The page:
Scanning The World

Those ubiquitous bar codes are showing up everywhere. Soon almost no product will escape the graph-like identification marks. That's what Nicholas Toms, chairman and CEO of Peak Technologies Group, expects will happen. Peak Technologies, which distributes and develops a broad range of equipment for bar-code applications, will be growing at breakneck speed to meet the demand, says Toms. The company's stock has come under pressure recently after rising to 13 in December from 6 1/2 in mid-October. It is now trading at 9 1/2.

Peak is not a supplier to retailers or supermarkets, where the field is already crowded. Some 80% of supermarkets and 50% of retailers use bar-code scanners at the checkout counters. Peak is concentrating on the nonretail end, where bar codes are just starting to make headway. For instance, Motorola, one of Peak's customers, has started using bar codes and scanners to keep track of shipments and inventory. Other big customers: Xerox, Newell, and New York City's public schools. Toms says Peak has designed and installed a bar-code identification system for 44 schools, used for security and for accounting for items and equipment, including books.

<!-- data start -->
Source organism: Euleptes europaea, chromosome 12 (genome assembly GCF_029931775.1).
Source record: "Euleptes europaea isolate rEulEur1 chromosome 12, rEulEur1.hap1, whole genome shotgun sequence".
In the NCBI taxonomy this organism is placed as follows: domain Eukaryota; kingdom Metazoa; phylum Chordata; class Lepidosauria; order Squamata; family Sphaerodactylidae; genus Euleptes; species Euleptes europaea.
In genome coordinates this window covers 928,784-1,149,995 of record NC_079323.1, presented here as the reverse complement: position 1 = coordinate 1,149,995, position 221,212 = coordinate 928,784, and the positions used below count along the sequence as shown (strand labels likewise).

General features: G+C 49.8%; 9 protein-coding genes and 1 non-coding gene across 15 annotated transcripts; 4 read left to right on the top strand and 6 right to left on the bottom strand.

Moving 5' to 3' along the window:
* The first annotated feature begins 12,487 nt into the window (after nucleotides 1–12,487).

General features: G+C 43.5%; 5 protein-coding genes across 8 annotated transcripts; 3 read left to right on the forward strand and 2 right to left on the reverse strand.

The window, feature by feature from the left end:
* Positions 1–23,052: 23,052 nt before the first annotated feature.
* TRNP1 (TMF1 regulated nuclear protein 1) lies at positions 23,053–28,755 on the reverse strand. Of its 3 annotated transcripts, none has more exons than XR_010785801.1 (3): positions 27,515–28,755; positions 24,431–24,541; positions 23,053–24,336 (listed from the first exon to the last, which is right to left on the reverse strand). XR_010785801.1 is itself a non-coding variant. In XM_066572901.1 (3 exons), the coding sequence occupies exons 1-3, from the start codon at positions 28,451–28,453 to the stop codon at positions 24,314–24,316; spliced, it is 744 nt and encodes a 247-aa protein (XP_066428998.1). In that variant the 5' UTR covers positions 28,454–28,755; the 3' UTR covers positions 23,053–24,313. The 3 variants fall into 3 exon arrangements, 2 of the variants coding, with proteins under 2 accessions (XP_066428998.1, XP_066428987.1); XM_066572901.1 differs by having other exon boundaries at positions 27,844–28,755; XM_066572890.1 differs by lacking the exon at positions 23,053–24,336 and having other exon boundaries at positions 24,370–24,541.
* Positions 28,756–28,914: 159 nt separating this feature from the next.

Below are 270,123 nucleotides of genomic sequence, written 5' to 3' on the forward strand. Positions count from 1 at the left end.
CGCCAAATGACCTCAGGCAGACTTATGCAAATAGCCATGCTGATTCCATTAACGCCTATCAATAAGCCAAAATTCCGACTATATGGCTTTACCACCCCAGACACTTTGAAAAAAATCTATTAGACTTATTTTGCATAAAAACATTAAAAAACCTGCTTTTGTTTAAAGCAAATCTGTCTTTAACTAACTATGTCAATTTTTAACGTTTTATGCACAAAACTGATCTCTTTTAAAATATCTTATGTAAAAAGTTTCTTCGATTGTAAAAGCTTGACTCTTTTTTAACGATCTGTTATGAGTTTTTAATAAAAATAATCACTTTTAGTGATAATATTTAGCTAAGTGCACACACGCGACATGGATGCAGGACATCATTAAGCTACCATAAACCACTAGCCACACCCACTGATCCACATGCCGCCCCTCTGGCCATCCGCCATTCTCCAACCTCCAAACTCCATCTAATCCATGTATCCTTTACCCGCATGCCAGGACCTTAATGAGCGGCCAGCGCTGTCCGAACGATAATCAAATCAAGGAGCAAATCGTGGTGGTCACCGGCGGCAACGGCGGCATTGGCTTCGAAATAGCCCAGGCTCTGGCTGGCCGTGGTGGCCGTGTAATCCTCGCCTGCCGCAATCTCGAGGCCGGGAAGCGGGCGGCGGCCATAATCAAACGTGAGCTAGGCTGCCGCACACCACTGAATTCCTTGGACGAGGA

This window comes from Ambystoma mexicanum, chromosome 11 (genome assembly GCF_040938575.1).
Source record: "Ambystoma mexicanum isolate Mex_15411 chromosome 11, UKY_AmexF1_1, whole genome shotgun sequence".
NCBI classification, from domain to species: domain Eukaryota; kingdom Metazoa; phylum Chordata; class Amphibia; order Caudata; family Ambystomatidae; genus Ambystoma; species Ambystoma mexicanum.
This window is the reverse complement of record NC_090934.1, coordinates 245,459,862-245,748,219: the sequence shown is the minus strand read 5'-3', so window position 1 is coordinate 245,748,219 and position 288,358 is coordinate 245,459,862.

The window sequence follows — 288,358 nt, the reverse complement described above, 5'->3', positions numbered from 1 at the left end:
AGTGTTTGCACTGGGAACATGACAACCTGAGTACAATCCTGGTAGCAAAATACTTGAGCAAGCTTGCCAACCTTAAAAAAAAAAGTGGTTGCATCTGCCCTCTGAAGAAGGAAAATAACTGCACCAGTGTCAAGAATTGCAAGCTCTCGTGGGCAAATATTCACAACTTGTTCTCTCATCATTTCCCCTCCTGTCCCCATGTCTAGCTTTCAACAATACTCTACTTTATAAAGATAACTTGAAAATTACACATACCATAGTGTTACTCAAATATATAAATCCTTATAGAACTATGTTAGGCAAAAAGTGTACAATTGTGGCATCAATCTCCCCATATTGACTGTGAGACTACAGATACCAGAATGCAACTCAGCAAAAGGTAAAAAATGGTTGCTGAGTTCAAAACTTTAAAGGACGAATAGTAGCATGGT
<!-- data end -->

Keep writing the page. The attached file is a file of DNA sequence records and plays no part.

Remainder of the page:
James Hickey, a partner and analyst at William Blair, a Chicago securities firm, believes Peak's stock is significantly undervalued based on the company's "huge growth opportunities" in the nonretail part of the business.

One money manager estimates earnings of 49 a share for 1992 on revenues of some $82 million, nearly double 1991's $43.8 million. Hickey sees earnings of 75 to 80 in 1993.

Before it's here, it's on the Bloomberg Terminal.